The regrowth of amputated appendage extremities and the distal tips of digits represent models of tissue regeneration in multiple vertebrate taxa. In humans, digit tip injuries, including traumatic amputation and crush injuries, are among the most common type of injury to the human hand. Despite clinical reports demonstrating natural regeneration of appendages in lower vertebrates and human digits, current treatment options are suboptimal, and are complicated by the anatomical complexities and functions of the different tissues within the digits.In light of these challenges, we focus on recent advancements in understanding appendage regeneration from model organisms. We pay special attention to the cellular programs underlying appendage regeneration, where cumulative data from salamanders, fish, frogs, and mice indicate that regeneration occurs by the actions of lineage-restricted precursors. We focus on pathologic states and the interdependency that exists, in both humans and animal models, between the nail organ and the peripheral nerves for successful regeneration.The increased understanding of regeneration in animal models may open new opportunities for basic and translational research aimed at understanding the mechanisms that support limb regeneration, as well as amelioration of limb abnormalities and pathologies.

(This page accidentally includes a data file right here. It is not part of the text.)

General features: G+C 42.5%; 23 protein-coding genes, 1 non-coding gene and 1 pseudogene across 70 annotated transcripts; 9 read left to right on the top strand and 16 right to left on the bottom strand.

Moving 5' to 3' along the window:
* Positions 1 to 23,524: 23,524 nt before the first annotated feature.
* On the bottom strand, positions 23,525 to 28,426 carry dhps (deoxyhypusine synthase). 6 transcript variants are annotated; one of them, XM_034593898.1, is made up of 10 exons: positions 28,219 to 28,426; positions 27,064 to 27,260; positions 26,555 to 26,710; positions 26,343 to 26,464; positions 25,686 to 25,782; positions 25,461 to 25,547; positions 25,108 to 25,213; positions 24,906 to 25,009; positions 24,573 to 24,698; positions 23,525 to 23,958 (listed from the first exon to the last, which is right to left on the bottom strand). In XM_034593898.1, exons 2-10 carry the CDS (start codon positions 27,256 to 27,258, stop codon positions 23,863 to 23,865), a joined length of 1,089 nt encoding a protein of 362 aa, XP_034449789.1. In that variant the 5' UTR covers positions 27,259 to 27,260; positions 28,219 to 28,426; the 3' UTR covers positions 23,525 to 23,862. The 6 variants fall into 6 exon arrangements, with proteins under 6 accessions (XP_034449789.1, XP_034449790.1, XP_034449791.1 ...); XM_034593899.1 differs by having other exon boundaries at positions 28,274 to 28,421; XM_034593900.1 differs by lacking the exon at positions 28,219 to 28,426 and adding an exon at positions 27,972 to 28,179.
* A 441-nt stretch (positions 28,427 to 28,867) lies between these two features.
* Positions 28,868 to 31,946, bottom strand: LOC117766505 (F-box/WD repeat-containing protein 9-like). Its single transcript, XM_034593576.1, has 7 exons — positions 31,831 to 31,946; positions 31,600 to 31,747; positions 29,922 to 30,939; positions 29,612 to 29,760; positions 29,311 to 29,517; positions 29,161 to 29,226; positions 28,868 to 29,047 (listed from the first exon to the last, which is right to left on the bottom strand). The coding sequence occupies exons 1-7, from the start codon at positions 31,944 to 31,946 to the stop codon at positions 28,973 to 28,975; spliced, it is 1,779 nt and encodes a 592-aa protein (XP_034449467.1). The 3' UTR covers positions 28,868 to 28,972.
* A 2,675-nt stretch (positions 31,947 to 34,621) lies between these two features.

View details for DOI 10.1002/dvdy.24265
View details for Web of Science ID 000353953600002
View details for PubMedID 25715837